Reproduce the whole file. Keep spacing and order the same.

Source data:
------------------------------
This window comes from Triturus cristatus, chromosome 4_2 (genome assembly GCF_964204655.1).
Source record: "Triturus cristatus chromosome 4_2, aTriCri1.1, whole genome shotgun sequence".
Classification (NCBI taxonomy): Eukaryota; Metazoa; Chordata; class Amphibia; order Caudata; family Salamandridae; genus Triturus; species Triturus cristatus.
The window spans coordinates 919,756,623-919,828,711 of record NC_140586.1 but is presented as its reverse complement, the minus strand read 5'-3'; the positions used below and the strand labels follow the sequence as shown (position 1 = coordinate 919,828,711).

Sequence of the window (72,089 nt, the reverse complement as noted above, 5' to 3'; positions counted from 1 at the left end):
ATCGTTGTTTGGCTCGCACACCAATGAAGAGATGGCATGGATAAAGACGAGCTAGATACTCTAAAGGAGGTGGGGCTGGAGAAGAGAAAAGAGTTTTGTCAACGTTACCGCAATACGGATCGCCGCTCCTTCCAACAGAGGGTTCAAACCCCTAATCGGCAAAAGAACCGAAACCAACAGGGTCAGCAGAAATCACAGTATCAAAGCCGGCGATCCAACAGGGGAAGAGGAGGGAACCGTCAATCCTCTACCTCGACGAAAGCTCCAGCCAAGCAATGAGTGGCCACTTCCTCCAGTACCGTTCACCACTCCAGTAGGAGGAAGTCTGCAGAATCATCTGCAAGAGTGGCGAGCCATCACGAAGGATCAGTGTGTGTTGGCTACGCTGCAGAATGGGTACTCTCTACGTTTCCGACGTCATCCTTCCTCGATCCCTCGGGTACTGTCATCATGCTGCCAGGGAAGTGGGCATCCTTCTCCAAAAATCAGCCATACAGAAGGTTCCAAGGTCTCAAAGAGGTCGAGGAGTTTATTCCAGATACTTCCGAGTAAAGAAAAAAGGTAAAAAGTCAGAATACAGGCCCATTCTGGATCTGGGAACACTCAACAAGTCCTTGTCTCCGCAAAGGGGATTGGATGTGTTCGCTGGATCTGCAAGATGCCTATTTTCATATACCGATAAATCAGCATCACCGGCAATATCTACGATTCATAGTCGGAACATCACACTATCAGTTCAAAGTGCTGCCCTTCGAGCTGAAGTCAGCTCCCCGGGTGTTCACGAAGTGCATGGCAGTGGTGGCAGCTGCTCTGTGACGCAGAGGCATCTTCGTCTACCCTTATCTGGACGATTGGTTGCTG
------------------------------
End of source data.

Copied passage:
This window comes from Triturus cristatus, chromosome 4_2 (genome assembly GCF_964204655.1).
Source record: "Triturus cristatus chromosome 4_2, aTriCri1.1, whole genome shotgun sequence".
Classification (NCBI taxonomy): Eukaryota; Metazoa; Chordata; class Amphibia; order Caudata; family Salamandridae; genus Triturus; species Triturus cristatus.
The window spans coordinates 919,756,623-919,828,711 of record NC_140586.1 but is presented as its reverse complement, the minus strand read 5'-3'; the positions used below and the strand labels follow the sequence as shown (position 1 = coordinate 919,828,711).

Sequence of the window (72,089 nt, the reverse complement as noted above, 5' to 3'; positions counted from 1 at the left end):
ATCGTTGTTTGGCTCGCACACCAATGAAGAGATGGCATGGATAAAGACGAGCTAGATACTCTAAAGGAGGTGGGGCTGGAGAAGAGAAAAGAGTTTTGTCAACGTTACCGCAATACGGATCGCCGCTCCTTCCAACAGAGGGTTCAAACCCCTAATCGGCAAAAGAACCGAAACCAACAGGGTCAGCAGAAATCACAGTATCAAAGCCGGCGATCCAACAGGGGAAGAGGAGGGAACCGTCAATCCTCTACCTCGACGAAAGCTCCAGCCAAGCAATGAGTGGCCACTTCCTCCAGTACCGTTCACCACTCCAGTAGGAGGAAGTCTGCAGAATCATCTGCAAGAGTGGCGAGCCATCACGAAGGATCAGTGTGTGTTGGCTACGCTGCAGAATGGGTACTCTCTACGTTTCCGACGTCATCCTTCCTCGATCCCTCGGGTACTGTCATCATGCTGCCAGGGAAGTGGGCATCCTTCTCCAAAAATCAGCCATACAGAAGGTTCCAAGGTCTCAAAGAGGTCGAGGAGTTTATTCCAGATACTTCCGAGTAAAGAAAAAAGGTAAAAAGTCAGAATACAGGCCCATTCTGGATCTGGGAACACTCAACAAGTCCTTGTCTCCGCAAAGGGGATTGGATGTGTTCGCTGGATCTGCAAGATGCCTATTTTCATATACCGATAAATCAGCATCACCGGCAATATCTACGATTCATAGTCGGAACATCACACTATCAGTTCAAAGTGCTGCCCTTCGAGCTGAAGTCAGCTCCCCGGGTGTTCACGAAGTGCATGGCAGTGGTGGCAGCTGCTCTGTGACGCAGAGGCATCTTCGTCTACCCTTATCTGGACGATTGGTTGCTG